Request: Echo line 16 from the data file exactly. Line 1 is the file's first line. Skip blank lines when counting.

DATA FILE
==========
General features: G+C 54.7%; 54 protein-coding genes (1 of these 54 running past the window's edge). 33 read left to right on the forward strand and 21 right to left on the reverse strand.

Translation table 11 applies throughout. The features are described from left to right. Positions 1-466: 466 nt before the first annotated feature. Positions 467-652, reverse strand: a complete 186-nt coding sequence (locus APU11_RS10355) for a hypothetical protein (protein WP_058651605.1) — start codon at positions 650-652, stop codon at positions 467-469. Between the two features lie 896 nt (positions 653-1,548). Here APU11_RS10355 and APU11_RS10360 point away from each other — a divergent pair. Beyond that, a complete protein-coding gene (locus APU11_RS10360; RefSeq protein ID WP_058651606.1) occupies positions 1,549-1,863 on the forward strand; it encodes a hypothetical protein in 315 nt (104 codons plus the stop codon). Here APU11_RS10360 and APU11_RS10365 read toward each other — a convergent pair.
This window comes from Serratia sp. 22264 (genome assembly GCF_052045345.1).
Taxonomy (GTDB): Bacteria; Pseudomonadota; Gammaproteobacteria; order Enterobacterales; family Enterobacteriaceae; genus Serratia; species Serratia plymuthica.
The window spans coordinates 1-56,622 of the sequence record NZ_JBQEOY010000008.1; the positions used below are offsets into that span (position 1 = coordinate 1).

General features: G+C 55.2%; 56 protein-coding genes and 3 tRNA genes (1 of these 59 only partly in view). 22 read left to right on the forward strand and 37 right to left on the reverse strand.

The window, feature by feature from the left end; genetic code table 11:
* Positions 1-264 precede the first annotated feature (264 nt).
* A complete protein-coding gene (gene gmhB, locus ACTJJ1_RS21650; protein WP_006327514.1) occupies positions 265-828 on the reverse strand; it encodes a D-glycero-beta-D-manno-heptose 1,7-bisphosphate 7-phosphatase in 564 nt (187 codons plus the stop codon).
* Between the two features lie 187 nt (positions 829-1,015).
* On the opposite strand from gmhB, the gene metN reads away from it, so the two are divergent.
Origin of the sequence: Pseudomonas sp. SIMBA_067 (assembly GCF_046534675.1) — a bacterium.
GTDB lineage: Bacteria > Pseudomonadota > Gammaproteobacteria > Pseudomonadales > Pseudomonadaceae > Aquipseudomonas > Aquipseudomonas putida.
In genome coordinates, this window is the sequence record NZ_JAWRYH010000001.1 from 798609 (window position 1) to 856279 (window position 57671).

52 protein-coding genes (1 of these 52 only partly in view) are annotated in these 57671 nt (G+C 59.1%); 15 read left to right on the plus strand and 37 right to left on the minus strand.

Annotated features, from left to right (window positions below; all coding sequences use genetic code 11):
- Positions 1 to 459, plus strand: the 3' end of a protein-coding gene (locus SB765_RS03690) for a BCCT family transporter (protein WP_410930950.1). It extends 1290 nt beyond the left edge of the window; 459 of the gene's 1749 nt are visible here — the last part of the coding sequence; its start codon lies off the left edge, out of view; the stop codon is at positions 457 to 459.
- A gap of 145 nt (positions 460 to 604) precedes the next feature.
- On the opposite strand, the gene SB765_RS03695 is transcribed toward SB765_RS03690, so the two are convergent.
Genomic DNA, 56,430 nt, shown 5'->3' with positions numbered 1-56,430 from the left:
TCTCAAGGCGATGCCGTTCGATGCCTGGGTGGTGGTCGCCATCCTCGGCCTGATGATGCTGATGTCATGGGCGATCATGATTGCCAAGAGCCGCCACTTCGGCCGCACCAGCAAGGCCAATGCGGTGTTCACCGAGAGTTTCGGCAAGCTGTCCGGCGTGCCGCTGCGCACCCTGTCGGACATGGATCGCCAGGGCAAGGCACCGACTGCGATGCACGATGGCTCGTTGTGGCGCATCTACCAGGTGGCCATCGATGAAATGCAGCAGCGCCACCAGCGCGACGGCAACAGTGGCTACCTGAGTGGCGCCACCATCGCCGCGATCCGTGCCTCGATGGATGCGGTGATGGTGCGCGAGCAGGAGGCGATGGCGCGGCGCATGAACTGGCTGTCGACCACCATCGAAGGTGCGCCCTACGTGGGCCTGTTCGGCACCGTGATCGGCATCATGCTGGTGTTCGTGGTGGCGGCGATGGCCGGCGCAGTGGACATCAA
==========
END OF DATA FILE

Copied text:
Annotated features, from left to right (window positions below; all coding sequences use genetic code 11):